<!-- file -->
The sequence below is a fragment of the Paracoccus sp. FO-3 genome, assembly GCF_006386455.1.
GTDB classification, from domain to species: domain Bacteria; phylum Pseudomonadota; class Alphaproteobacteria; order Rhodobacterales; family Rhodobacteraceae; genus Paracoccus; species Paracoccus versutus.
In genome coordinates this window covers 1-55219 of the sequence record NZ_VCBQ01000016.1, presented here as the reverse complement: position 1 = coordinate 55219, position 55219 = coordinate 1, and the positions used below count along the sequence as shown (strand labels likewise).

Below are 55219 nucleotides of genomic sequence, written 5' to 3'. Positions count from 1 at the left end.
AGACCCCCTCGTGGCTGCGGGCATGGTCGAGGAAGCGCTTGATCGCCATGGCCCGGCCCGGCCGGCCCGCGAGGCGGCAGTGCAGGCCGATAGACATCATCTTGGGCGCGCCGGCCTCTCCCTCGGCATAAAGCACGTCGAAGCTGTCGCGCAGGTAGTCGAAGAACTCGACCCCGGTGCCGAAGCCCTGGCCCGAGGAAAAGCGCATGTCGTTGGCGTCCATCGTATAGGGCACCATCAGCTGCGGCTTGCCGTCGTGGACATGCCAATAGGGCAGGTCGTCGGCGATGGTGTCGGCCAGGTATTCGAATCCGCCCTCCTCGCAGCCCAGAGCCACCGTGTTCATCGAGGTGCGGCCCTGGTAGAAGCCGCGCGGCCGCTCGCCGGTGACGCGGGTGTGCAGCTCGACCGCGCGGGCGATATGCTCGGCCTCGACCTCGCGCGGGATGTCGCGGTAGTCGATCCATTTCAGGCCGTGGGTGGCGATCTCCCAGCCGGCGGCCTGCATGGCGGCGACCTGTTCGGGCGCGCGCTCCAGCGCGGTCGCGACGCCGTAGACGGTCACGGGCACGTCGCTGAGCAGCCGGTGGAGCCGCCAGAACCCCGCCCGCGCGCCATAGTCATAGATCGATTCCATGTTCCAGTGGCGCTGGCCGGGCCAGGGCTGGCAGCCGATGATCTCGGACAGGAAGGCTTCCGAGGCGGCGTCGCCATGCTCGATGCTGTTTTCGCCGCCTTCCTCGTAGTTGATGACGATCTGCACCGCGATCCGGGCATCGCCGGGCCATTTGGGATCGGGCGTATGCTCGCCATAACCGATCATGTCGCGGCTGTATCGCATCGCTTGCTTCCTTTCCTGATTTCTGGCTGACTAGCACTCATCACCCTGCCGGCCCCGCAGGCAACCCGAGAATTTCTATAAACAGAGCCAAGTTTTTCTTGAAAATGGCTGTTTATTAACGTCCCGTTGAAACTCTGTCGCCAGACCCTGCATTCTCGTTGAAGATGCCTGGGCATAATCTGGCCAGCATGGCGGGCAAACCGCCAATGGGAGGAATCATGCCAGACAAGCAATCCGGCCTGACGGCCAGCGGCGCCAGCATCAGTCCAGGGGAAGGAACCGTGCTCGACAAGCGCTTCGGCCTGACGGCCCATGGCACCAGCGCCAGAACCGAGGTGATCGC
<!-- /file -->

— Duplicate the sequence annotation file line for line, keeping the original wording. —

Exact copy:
The sequence below is a fragment of the Paracoccus sp. FO-3 genome, assembly GCF_006386455.1.
GTDB classification, from domain to species: domain Bacteria; phylum Pseudomonadota; class Alphaproteobacteria; order Rhodobacterales; family Rhodobacteraceae; genus Paracoccus; species Paracoccus versutus.
In genome coordinates this window covers 1-55219 of the sequence record NZ_VCBQ01000016.1, presented here as the reverse complement: position 1 = coordinate 55219, position 55219 = coordinate 1, and the positions used below count along the sequence as shown (strand labels likewise).

Below are 55219 nucleotides of genomic sequence, written 5' to 3'. Positions count from 1 at the left end.
AGACCCCCTCGTGGCTGCGGGCATGGTCGAGGAAGCGCTTGATCGCCATGGCCCGGCCCGGCCGGCCCGCGAGGCGGCAGTGCAGGCCGATAGACATCATCTTGGGCGCGCCGGCCTCTCCCTCGGCATAAAGCACGTCGAAGCTGTCGCGCAGGTAGTCGAAGAACTCGACCCCGGTGCCGAAGCCCTGGCCCGAGGAAAAGCGCATGTCGTTGGCGTCCATCGTATAGGGCACCATCAGCTGCGGCTTGCCGTCGTGGACATGCCAATAGGGCAGGTCGTCGGCGATGGTGTCGGCCAGGTATTCGAATCCGCCCTCCTCGCAGCCCAGAGCCACCGTGTTCATCGAGGTGCGGCCCTGGTAGAAGCCGCGCGGCCGCTCGCCGGTGACGCGGGTGTGCAGCTCGACCGCGCGGGCGATATGCTCGGCCTCGACCTCGCGCGGGATGTCGCGGTAGTCGATCCATTTCAGGCCGTGGGTGGCGATCTCCCAGCCGGCGGCCTGCATGGCGGCGACCTGTTCGGGCGCGCGCTCCAGCGCGGTCGCGACGCCGTAGACGGTCACGGGCACGTCGCTGAGCAGCCGGTGGAGCCGCCAGAACCCCGCCCGCGCGCCATAGTCATAGATCGATTCCATGTTCCAGTGGCGCTGGCCGGGCCAGGGCTGGCAGCCGATGATCTCGGACAGGAAGGCTTCCGAGGCGGCGTCGCCATGCTCGATGCTGTTTTCGCCGCCTTCCTCGTAGTTGATGACGATCTGCACCGCGATCCGGGCATCGCCGGGCCATTTGGGATCGGGCGTATGCTCGCCATAACCGATCATGTCGCGGCTGTATCGCATCGCTTGCTTCCTTTCCTGATTTCTGGCTGACTAGCACTCATCACCCTGCCGGCCCCGCAGGCAACCCGAGAATTTCTATAAACAGAGCCAAGTTTTTCTTGAAAATGGCTGTTTATTAACGTCCCGTTGAAACTCTGTCGCCAGACCCTGCATTCTCGTTGAAGATGCCTGGGCATAATCTGGCCAGCATGGCGGGCAAACCGCCAATGGGAGGAATCATGCCAGACAAGCAATCCGGCCTGACGGCCAGCGGCGCCAGCATCAGTCCAGGGGAAGGAACCGTGCTCGACAAGCGCTTCGGCCTGACGGCCCATGGCACCAGCGCCAGAACCGAGGTGATCGC